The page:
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Dark deposit on pins near leaking SMD electrolytic caps


Ozan
 

Hello,
Does anyone know the chemical composition of the dark deposits on IC pins that are close to leaking SMD caps? What is the best way to clean them? Litmus paper shows base (hard to tell because it gets stained by the deposit). I couldn't find a good solvent for it.

Here is a picture from a TDS520A
https://groups.io/g/TekScopes/photo/260554/0?p=Name,,,20,1,0,0

Interestingly sometimes one or two pins are covered but neighboring pins are OK (maybe voltage at the pin making a difference?). I have seen this in CPU card of 2467B, both acquisition and CPU cards of TDS520 and TDS520A.
Ozan


 

On Wed, Feb 10, 2021 at 01:13 AM, Ozan wrote:


Does anyone know the chemical composition of the dark deposits on IC pins that
are close to leaking SMD caps? What is the best way to clean them? Litmus
paper shows base (hard to tell because it gets stained by the deposit). I
couldn't find a good solvent for it.

Here is a picture from a TDS520A
https://groups.io/g/TekScopes/photo/260554/0?p=Name ,,,20,1,0,0

Interestingly sometimes one or two pins are covered but neighboring pins are
OK (maybe voltage at the pin making a difference?). I have seen this in CPU
card of 2467B, both acquisition and CPU cards of TDS520 and TDS520A.
That's the result of electrolyte leakage from defective SMD ElCaps. It damages PCB's, vias and traces below a PCB's surface.

It's a classic with 'scope models that you mention. If you want to prevent future failure of the 'scope, it's important to thoroughly clean the PCB's. This forum is full of references to what's happening, what to do about it and what happens if it isn't dealt with in time.

Raymond


Ozan
 

Hi Raymond,
I know SMD caps are the reason and I know it needs to be cleaned as soon as possible. I am looking for chemistry gurus in the group to understand more about its composition, why it happens on some pins. Could it be left over flux interacting with the electrolyte? What will dissolve it? I usually do DeOxit (hoping to stop oxidation - probably unnecessary), isopropyl alcohol, 409, distilled water in sequence but I am still concerned about under the ICs.

I might have missed it but I couldn't find any posts talking about the chemistry of it. It gas from the cap (I don't see a liquid trail) somehow reacting around certain pins.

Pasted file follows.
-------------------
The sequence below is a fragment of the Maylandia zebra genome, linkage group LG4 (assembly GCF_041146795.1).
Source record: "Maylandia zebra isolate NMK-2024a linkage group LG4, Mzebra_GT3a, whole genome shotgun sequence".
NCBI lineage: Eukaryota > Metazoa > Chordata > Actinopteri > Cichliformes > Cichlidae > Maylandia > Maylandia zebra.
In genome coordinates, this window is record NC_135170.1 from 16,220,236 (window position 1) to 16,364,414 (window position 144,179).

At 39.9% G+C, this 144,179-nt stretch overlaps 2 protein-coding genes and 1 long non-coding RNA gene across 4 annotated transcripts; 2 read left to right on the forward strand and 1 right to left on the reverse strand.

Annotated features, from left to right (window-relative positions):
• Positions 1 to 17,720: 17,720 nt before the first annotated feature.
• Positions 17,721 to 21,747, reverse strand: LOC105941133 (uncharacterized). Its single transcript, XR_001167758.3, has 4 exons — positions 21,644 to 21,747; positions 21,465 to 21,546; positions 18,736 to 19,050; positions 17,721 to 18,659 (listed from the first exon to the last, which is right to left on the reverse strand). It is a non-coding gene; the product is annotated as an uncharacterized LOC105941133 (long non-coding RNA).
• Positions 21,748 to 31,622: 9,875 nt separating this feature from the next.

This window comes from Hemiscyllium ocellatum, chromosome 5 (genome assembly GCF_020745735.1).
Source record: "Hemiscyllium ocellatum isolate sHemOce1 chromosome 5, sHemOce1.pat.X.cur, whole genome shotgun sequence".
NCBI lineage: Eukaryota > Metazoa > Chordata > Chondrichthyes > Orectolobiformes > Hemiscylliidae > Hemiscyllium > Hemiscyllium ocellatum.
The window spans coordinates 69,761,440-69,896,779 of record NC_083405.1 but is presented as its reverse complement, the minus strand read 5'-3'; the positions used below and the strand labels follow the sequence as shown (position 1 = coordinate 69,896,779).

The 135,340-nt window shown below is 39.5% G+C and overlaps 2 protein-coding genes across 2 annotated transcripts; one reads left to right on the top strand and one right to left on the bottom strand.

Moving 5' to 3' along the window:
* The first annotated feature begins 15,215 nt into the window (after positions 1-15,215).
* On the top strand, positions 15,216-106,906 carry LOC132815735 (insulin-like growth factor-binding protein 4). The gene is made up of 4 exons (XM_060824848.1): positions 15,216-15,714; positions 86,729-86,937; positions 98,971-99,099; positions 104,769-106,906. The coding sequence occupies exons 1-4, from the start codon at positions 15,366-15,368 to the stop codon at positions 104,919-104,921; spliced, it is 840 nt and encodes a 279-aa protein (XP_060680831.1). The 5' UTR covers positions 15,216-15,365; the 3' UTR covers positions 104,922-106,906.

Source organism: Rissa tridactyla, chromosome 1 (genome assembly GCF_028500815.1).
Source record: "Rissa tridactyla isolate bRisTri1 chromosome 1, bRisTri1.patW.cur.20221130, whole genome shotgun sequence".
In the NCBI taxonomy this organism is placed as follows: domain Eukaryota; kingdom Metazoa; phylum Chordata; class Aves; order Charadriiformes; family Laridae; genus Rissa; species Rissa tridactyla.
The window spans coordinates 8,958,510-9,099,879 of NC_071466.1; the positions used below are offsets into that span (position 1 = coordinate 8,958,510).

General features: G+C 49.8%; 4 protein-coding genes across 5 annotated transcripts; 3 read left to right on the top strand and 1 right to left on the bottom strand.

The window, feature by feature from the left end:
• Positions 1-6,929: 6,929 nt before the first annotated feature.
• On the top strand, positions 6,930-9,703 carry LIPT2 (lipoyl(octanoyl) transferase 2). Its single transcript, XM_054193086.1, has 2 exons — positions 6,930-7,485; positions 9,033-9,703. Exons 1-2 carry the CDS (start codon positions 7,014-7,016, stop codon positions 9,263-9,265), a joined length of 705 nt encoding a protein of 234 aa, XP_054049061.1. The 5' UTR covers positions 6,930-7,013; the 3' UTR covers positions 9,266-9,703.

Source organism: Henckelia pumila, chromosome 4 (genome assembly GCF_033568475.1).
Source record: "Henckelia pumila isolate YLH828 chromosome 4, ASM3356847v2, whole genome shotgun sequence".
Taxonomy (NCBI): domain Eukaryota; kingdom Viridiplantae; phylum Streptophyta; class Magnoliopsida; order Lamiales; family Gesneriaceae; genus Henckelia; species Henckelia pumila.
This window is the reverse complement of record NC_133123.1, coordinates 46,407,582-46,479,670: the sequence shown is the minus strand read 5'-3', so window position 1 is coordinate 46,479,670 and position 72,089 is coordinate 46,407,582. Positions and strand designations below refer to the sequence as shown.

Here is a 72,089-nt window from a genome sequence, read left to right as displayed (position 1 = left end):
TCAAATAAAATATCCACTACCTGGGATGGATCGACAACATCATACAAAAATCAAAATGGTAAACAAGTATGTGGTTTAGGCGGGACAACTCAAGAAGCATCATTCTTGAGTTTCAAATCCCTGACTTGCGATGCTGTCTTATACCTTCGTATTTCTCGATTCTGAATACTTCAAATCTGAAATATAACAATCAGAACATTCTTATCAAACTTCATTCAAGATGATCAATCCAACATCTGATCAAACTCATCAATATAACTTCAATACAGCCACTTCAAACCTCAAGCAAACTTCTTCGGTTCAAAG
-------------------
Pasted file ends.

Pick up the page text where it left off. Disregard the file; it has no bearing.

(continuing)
Ozan

That's the result of electrolyte leakage from defective SMD ElCaps. It damages
PCB's, vias and traces below a PCB's surface.

It's a classic with 'scope models that you mention. If you want to prevent
future failure of the 'scope, it's important to thoroughly clean the PCB's.
This forum is full of references to what's happening, what to do about it and
what happens if it isn't dealt with in time.

Raymond


Harvey White
 

Most people seem not to like 409 because of its effects on plastic.  I've heard several people suggest that simple green should be used for cleaning off PC boards (and rinsed thoroughly afterwards!).  Another option might just be dawn dish soap, which seems to be lacking in some of the chemicals in the (above two?) products that tend to eat plastic.  Certainly, there are stories about 409 being very nasty on plastic.

If you wanted  to be quite safe, I'd use whatever Tektronix used on their scopes, realizing that most scopes of that era did not use PC boards.

Harvey

On 2/9/2021 7:43 PM, Ozan wrote:
Hi Raymond,
I know SMD caps are the reason and I know it needs to be cleaned as soon as possible. I am looking for chemistry gurus in the group to understand more about its composition, why it happens on some pins. Could it be left over flux interacting with the electrolyte? What will dissolve it? I usually do DeOxit (hoping to stop oxidation - probably unnecessary), isopropyl alcohol, 409, distilled water in sequence but I am still concerned about under the ICs.

I might have missed it but I couldn't find any posts talking about the chemistry of it. It gas from the cap (I don't see a liquid trail) somehow reacting around certain pins.

Ozan


That's the result of electrolyte leakage from defective SMD ElCaps. It damages
PCB's, vias and traces below a PCB's surface.

It's a classic with 'scope models that you mention. If you want to prevent
future failure of the 'scope, it's important to thoroughly clean the PCB's.
This forum is full of references to what's happening, what to do about it and
what happens if it isn't dealt with in time.

Raymond



 

On Wed, Feb 10, 2021 at 01:43 AM, Ozan wrote:


I know SMD caps are the reason and I know it needs to be cleaned as soon as
possible.
Hi Ozan,
After I posted, I reread your post and realized that you already knew and what you're really looking for.
A lot has been written about cleaning methods. AFAIR, thorough washing with an acidic solution has been suggested and neutralizing afterward by thorough neutral rinsing. I have used soaking for about an hour in 50% diluted household vinegar, rinsing and brushing off solids, soaking in washing-up liquid for about an hour, and very thorough rinsing and soaking in clean water, followed by thorough drying in a ventilated place at about 40C for at least an hour.